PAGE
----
I’d almost forgotten about this one. Canary Wharf’s best known address is 1 Canada Square, 50 stories, 770ft tall, huge.
Somewhere near the top, I think about floor 47, there used to be (and may still be) one of the independent TV company’s studios. Having a fair bit of kit, several towering lift journeys were required, along with a similar number of trips from the car park to the front entrance. The bit I don’t like usually is leaving the first instalment of gear unattended somewhere whilst going to fetch what has been left unattended elsewhere – inevitably at some point I have to leave my guitars, which are expensive and portable, but fair to say less of a risk in this case as the studio was manned.
The canteen was great – tables and chairs right up against the glass, you could see for miles to the East, way down and all along the estuary.
The show, ‘The Spanish Archer’, was less impressive.
‘El Bow’ was the alternative title, giving a clue as to the format. The idea, we were told was that as each competing act performed, if the studio audience didn’t like it they would begin a slow hand-clap at which point the act would be fired, given the ‘elbow’… ‘el bow’. Only the winning act would go through to the next show.
Hmm, not really the full picture, not even close. Being a bit naïve I had a tendency to take these things at face value but I’m still not sure what the real point of this show was, certainly it can’t have been very entertaining to watch and relative degrees of ‘talent’ as it turned out, had nothing to do with it.
We (the bulk of the competitors) waited around all day for our respective turns so spent most of our time just talking or going to the canteen. One incidental aspect I remember was the incredibly bad smell of one competitor’s feet. He was a great guy and everything and probably a really good juggler (I didn’t see his act, I think he may have failed to get through to the later heats) but his feet were absolutely overpowering. He had on these visibly decaying old trainers, torn along the edges, maybe he had some medical issue with his feet but, whoa the odour was impossible to miss, it seemed like I could still smell it when I got home.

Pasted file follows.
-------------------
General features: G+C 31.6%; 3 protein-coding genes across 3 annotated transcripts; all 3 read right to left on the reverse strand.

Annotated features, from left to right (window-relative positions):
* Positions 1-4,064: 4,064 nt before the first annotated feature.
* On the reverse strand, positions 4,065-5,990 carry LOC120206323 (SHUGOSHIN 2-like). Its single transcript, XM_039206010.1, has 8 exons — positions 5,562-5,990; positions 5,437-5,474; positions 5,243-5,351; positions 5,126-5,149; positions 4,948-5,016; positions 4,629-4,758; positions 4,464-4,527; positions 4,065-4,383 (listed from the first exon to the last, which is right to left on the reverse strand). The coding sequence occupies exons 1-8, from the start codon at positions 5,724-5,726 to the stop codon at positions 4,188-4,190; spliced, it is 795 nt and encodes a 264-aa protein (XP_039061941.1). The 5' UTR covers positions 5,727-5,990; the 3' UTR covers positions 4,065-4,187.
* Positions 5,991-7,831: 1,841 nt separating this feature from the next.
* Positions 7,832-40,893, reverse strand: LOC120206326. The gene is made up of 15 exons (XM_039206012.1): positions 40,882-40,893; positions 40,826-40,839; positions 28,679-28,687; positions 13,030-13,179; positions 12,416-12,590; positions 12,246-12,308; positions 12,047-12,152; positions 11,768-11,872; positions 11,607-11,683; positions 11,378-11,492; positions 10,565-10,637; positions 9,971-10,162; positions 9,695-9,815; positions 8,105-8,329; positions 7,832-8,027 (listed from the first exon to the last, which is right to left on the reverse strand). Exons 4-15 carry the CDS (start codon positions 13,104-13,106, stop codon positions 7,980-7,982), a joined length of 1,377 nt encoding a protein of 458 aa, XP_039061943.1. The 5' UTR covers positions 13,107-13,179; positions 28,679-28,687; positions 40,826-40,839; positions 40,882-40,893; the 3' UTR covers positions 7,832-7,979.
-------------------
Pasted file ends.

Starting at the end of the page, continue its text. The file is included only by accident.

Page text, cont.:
Anyway, each act was awarded points – the not-very-original catchphrase, ‘points win prizes’ kept cropping up – I think the host was Welsh, confident enough but I sensed a bit out of his depth. The ‘prize’ for winning was a souvenir-type toy Spanish donkey, small grey furry thing with a little straw hat – but as usual what drew us competitors there was the lure of TV exposure.
Come each turn the host would do a short interview and then off you went.
What most of the competitors didn’t know before performance time was that the audience had no genuine power of influence, they clapped (or didn’t) in accordance with instructions from a member of the floor staff, or signalled by the host if he was off camera.
Another unknown element, certainly to me anyway, (I found out afterwards that some did know having been following the show) was that the same act won without exception every show (so therefore the only act to go through to the next round).
This event was sufficiently long ago for me to be sure that the ‘winning’ act, a band, as far as I know have subsequently achieved nothing and would not be together now. A five or six piece, they described themselves as a ‘ho-down’ band, I can’t remember the band’s name and don’t view myself as being qualified to criticise.
I have no idea either regarding the connection between them and the show’s producers but at the end of the day I think it safe to say that barring the ‘winning’ band, we all felt that the whole exercise had been something of an almost pointless and unashamedly ‘fixed’ fiasco.
Here endeth my pursuit of Talent Shows, even the bigger better known ones, with a few exceptions lead only to a brief flutter into the light somehow inevitably followed by a return to the gloom of obscurity..…